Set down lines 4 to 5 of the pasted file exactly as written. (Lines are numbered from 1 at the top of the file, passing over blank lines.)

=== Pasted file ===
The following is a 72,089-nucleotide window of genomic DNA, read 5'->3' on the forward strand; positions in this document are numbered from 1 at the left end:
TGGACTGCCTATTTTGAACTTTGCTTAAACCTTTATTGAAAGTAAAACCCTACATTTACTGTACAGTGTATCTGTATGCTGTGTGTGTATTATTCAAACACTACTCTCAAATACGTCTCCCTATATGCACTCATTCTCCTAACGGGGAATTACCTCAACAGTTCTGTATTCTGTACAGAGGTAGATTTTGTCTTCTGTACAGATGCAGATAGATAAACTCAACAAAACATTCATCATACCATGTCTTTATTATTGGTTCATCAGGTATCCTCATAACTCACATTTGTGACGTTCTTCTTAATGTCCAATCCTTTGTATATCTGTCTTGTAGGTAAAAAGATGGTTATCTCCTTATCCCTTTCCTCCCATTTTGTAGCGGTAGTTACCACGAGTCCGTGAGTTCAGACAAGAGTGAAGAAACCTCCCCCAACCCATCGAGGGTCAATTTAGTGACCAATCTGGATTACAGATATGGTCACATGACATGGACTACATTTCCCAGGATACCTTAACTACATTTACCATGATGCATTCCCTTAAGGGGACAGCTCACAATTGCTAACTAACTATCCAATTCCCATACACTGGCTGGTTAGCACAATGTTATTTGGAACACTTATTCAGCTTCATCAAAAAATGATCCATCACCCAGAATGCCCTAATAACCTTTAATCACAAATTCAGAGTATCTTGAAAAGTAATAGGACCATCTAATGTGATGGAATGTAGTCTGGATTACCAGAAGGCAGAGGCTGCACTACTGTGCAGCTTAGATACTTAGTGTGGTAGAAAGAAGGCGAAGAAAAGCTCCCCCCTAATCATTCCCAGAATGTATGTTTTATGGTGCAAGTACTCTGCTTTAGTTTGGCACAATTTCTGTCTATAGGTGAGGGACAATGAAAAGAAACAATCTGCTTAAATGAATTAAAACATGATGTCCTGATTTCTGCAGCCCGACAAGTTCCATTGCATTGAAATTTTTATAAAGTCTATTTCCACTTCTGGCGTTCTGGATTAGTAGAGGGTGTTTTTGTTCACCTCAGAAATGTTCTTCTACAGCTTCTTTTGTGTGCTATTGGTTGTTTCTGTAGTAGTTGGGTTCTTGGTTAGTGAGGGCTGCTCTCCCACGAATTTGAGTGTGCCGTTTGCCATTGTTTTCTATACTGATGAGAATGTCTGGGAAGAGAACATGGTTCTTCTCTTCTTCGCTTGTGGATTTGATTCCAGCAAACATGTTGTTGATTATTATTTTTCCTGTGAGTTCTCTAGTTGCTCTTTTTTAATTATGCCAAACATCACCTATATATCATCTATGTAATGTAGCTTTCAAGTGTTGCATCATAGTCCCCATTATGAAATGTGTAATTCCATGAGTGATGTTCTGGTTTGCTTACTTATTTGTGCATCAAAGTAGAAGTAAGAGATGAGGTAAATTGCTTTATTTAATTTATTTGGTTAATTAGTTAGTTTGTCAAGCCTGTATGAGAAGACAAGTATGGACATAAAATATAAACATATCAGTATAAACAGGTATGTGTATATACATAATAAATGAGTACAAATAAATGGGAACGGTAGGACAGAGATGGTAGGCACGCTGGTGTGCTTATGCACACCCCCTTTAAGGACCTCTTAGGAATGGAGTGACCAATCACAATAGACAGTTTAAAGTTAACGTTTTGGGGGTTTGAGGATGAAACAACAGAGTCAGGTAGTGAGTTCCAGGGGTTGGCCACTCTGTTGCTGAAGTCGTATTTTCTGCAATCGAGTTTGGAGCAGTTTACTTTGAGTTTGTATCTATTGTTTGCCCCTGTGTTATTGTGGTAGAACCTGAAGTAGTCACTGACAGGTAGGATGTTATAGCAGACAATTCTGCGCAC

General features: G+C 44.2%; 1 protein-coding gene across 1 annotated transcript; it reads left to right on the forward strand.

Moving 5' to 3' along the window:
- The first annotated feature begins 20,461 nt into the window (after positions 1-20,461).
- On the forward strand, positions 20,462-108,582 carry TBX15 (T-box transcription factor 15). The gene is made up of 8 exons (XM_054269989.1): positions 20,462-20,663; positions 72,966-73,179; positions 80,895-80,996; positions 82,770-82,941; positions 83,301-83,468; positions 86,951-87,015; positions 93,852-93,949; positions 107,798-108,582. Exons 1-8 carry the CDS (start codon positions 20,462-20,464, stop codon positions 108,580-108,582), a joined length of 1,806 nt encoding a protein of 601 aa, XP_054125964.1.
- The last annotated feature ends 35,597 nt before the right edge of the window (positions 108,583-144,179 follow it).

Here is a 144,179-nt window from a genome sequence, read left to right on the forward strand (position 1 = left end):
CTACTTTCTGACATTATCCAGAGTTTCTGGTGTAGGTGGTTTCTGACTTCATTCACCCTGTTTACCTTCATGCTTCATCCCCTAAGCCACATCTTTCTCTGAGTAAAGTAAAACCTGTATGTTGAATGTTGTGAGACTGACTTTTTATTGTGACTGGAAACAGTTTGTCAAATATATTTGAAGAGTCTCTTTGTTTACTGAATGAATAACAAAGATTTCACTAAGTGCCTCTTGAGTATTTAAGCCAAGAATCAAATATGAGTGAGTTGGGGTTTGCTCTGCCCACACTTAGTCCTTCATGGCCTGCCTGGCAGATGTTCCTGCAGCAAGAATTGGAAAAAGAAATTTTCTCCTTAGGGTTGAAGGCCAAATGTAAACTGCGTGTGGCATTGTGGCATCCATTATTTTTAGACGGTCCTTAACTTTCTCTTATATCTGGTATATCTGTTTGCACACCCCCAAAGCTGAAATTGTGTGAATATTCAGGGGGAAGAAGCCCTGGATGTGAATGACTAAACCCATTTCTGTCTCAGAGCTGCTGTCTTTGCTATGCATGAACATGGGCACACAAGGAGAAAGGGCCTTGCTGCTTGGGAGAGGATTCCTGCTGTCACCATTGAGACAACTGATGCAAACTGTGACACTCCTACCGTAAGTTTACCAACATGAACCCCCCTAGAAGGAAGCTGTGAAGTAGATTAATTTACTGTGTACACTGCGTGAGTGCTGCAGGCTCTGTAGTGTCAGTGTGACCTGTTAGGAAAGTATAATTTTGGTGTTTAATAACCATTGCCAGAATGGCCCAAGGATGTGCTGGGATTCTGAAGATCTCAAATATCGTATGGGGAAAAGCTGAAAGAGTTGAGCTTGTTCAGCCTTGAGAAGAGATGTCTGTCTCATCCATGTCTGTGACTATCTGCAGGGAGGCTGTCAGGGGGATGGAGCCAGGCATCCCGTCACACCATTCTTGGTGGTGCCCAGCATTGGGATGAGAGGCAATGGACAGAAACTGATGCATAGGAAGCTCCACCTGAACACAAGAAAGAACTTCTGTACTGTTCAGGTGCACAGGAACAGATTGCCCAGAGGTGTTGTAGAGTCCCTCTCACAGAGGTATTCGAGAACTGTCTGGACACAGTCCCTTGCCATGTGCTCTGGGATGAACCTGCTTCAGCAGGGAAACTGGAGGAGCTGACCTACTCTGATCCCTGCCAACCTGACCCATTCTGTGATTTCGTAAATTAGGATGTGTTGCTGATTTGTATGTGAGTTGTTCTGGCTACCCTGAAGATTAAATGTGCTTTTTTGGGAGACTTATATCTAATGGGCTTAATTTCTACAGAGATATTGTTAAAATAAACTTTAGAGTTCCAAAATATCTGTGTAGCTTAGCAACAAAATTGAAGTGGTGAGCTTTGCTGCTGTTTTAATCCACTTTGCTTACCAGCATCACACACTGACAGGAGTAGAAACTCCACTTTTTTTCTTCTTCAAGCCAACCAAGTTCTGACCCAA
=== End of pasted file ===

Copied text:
Moving 5' to 3' along the window:
- The first annotated feature begins 20,461 nt into the window (after positions 1-20,461).